1. The plaintiff obtained a preliminary decree in a mortgage-suit against one Tara Chand Jana on 6th February 1915. This was a decree under Order XXXIV, Rule 4, Civil Procedure Code. On 26th January 1918 an application was made for making this decree absolute. To this objection was taken that Tara Chand had died on 19th April 1916. The lower Courts have held that, as the application was not made within six months of Tara Chand's death. Order XXII, Rule 4, Civil Procedure Code applied and the suit abated.
2. A preliminary objection has been taken that no second appeal lies. It appears that the lower Appellate Court wrongly treated the appeal to it as an appeal from an order refusing to set aside the abatement of the mortgage-suit. Had it been an appeal from such an order, there would have been no second appeal to this Court, But the lower Appellate Court was clearly wrong on this point. The order against which the appeal was preferred was an order rejecting the application to make the mortgage-decree absolute. That order had the effect of finally dismissing the mortgage-suit and was a decree, and the appeal to the lower Appellate Court should have been made in the form of an appeal from a decree. As the order dismissing that appeal was a decree, a second appeal lies to this Court.
3. As regards the merits, as was held in Mehari Bibi v. Yakub Ali 11C.W.N. 136, under the law before the passing of the new Code of Civil Procedure, the application would not have been liable to dismissal on account of the death of the defendants. There is no case directly in point decided since the passing of the present Civil Procedure Code, but the point was considered by the Allahabad High Court in Nizam Uddin Shah v. Bohra Bhim Sen 43 Ind. Cas. 870, 40 A. 201 : 18 A.L.J. 85. There the learned Judges remarked in a similar case that it would appear that, when the application to bring the heirs of the deceased defendant on to the record within six months from the date of her death had not been made, the suit had abated. They then added that it was not necessary for the decision of that case that they should decide that point. Having regard to the alterations made in law regarding mortgage suits by the bringing of certain portion of the Transfer of Property Act into the Civil Procedure Code, I think there is no ground for holding that applications made in a mortgage-suit after a preliminary decree had been passed and before the final decree are exempted from the provisions of Order XXII of the Code, From Rule 12 of that Order it would appear that the provisions of Rules 3, 4 and 8 do not apply to proceedings in execution of a decree or order, but there is nothing else in the code which takes proceedings in a suit which has not been finally, decided outside this Order. As was held by this Court in the case of Amolak Chand Parak v. Sarat Chandra Mukhejee (sic) Ind. Cas. 943 : 38 C. 913 : 16 C.W.N. 49, a decision which was affirmed on appeal by the Privy Council in Munna Lal v. Sarat Chunder 27 Ind. Cas. 683 : 42 C. 776 : 17 M.L.T. 120 : 21 C.L.J. 118: 2 L W. 282 : 19 C.W.N. 561 : 17 Bom. L.R. 408 : 28 M.L. (sic) 470 : 42 I.A. 88 P.C., an application following on a preliminary decree for sale is not an application for execution. Until the final decree is passed the proceedings following the preliminary decree in a mortgage-suit must be looked on as proceedings in a pending suit, The consequence is that, although the decree holder has three years to apply for making a preliminary decree final, yet if the sole judgment debtor has died within that period he will still have to come within six months of the death to have his heirs substituted and make them subject to the preliminary decree. We, therefore, uphold the order of the lower Appellate Court and dismiss this appeal with costs.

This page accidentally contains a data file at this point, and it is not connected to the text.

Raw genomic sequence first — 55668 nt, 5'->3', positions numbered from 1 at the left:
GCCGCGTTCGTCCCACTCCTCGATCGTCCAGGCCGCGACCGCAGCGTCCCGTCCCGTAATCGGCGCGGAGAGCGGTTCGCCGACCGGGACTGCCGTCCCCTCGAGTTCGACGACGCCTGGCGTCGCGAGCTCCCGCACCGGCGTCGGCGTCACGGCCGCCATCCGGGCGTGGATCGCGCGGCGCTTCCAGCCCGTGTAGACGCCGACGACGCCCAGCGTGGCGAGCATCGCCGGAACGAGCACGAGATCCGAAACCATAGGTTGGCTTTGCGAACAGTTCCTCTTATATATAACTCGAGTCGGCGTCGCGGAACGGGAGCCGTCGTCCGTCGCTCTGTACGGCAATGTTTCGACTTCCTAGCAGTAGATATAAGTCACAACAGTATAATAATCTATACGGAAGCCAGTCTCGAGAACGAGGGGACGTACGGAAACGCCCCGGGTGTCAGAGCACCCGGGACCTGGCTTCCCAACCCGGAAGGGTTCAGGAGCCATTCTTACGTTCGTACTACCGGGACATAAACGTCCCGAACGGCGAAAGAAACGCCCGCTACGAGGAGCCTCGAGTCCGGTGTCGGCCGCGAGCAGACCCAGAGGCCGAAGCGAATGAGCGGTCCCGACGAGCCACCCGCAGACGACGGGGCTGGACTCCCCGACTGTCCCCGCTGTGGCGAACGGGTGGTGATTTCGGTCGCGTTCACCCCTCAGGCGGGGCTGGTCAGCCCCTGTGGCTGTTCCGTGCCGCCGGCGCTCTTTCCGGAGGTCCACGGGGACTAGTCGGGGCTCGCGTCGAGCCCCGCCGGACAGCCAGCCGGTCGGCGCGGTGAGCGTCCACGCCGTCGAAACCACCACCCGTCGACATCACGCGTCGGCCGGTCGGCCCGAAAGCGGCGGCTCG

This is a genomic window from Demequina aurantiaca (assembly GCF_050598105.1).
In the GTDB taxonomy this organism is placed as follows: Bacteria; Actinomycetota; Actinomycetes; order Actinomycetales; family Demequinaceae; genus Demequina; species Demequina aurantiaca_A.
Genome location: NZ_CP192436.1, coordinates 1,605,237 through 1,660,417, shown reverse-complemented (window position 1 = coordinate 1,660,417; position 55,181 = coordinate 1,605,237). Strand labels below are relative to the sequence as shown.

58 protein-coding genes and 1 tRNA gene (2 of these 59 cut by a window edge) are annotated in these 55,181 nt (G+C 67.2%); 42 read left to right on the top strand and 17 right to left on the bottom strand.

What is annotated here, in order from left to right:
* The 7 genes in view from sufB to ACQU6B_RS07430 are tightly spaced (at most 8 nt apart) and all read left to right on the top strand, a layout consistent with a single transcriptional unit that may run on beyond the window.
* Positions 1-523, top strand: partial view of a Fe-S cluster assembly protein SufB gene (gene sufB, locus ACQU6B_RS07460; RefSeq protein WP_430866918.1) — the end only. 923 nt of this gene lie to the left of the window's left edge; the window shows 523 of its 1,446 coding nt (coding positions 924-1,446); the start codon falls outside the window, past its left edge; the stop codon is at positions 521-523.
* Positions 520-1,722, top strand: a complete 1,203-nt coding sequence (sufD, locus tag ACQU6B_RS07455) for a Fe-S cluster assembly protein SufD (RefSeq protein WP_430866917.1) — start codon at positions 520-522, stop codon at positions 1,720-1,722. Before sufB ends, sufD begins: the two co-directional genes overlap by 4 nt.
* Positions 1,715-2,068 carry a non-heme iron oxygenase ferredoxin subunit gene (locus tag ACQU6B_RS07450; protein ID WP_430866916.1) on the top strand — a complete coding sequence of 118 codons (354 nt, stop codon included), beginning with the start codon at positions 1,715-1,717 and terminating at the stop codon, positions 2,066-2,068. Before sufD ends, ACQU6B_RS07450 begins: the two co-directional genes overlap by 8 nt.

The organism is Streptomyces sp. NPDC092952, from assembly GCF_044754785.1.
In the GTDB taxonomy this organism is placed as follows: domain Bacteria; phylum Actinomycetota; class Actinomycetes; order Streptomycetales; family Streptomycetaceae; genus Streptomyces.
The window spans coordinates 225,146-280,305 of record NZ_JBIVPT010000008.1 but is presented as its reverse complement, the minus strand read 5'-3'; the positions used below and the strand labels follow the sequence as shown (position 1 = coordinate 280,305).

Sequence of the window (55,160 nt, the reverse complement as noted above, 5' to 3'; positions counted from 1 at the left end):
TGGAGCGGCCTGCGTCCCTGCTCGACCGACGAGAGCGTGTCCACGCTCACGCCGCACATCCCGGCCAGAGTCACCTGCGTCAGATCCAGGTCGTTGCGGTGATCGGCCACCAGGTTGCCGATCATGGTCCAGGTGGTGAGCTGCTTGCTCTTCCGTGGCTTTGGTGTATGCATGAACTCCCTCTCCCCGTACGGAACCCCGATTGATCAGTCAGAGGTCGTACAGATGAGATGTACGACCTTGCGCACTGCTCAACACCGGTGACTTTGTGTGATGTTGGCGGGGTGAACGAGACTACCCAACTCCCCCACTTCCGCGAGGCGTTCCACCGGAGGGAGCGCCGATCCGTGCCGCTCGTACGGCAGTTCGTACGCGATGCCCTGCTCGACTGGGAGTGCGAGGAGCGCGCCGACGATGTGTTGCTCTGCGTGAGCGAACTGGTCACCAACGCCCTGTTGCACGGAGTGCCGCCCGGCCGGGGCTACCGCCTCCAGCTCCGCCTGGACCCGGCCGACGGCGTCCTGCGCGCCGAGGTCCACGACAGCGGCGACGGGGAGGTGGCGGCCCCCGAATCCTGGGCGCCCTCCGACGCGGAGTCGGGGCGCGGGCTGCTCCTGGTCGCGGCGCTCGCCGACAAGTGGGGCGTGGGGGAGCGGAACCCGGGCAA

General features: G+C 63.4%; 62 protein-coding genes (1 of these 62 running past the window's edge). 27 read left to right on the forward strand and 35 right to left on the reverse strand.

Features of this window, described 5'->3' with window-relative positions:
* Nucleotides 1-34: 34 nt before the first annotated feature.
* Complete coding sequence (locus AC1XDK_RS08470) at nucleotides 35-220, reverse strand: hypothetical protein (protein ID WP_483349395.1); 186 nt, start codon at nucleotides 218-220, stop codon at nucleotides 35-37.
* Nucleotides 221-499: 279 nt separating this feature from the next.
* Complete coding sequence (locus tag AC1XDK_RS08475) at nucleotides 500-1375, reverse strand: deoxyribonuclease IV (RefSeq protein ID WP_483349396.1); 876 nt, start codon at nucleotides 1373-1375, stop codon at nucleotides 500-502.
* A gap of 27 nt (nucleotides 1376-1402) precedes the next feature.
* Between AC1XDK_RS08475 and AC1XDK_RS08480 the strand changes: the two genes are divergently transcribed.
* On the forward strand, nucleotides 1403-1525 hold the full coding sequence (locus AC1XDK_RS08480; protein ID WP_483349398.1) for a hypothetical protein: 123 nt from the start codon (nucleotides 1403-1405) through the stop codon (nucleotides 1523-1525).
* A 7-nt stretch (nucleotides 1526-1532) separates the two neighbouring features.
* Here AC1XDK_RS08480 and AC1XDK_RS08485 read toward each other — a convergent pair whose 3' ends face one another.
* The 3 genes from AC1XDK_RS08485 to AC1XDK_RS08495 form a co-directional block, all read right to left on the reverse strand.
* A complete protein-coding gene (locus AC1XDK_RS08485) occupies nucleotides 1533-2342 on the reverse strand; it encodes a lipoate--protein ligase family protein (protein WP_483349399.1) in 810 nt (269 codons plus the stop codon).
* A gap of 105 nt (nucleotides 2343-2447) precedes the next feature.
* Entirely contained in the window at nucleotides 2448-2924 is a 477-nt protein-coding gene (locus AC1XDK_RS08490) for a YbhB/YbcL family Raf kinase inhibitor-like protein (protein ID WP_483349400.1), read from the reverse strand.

4. I agree.